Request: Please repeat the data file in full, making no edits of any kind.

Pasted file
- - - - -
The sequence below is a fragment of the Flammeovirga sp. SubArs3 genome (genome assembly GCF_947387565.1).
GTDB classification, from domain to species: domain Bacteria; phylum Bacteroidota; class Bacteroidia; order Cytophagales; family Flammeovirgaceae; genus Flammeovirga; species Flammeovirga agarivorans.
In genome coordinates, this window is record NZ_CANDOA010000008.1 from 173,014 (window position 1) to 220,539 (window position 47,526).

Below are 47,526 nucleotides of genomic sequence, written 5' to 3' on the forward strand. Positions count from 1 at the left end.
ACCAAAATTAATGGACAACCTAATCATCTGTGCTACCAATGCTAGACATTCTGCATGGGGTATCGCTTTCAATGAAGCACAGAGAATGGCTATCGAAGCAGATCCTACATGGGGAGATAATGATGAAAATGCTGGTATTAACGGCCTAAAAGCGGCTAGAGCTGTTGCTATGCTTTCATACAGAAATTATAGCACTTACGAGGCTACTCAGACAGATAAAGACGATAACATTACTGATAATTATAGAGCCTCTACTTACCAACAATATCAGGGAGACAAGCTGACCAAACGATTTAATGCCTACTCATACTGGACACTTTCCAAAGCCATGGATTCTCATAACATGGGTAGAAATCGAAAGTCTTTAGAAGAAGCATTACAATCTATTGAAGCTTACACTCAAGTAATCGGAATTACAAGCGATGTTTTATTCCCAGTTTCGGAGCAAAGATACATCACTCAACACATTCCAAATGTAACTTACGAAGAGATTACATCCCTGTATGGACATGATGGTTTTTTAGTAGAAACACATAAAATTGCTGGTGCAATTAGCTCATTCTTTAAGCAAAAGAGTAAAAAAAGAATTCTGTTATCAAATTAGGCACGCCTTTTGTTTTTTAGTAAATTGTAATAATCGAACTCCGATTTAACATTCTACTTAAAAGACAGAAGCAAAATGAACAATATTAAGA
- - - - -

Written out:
The sequence below is a fragment of the Flammeovirga sp. SubArs3 genome (genome assembly GCF_947387565.1).
GTDB classification, from domain to species: domain Bacteria; phylum Bacteroidota; class Bacteroidia; order Cytophagales; family Flammeovirgaceae; genus Flammeovirga; species Flammeovirga agarivorans.
In genome coordinates, this window is record NZ_CANDOA010000008.1 from 173,014 (window position 1) to 220,539 (window position 47,526).

Below are 47,526 nucleotides of genomic sequence, written 5' to 3' on the forward strand. Positions count from 1 at the left end.
ACCAAAATTAATGGACAACCTAATCATCTGTGCTACCAATGCTAGACATTCTGCATGGGGTATCGCTTTCAATGAAGCACAGAGAATGGCTATCGAAGCAGATCCTACATGGGGAGATAATGATGAAAATGCTGGTATTAACGGCCTAAAAGCGGCTAGAGCTGTTGCTATGCTTTCATACAGAAATTATAGCACTTACGAGGCTACTCAGACAGATAAAGACGATAACATTACTGATAATTATAGAGCCTCTACTTACCAACAATATCAGGGAGACAAGCTGACCAAACGATTTAATGCCTACTCATACTGGACACTTTCCAAAGCCATGGATTCTCATAACATGGGTAGAAATCGAAAGTCTTTAGAAGAAGCATTACAATCTATTGAAGCTTACACTCAAGTAATCGGAATTACAAGCGATGTTTTATTCCCAGTTTCGGAGCAAAGATACATCACTCAACACATTCCAAATGTAACTTACGAAGAGATTACATCCCTGTATGGACATGATGGTTTTTTAGTAGAAACACATAAAATTGCTGGTGCAATTAGCTCATTCTTTAAGCAAAAGAGTAAAAAAAGAATTCTGTTATCAAATTAGGCACGCCTTTTGTTTTTTAGTAAATTGTAATAATCGAACTCCGATTTAACATTCTACTTAAAAGACAGAAGCAAAATGAACAATATTAAGA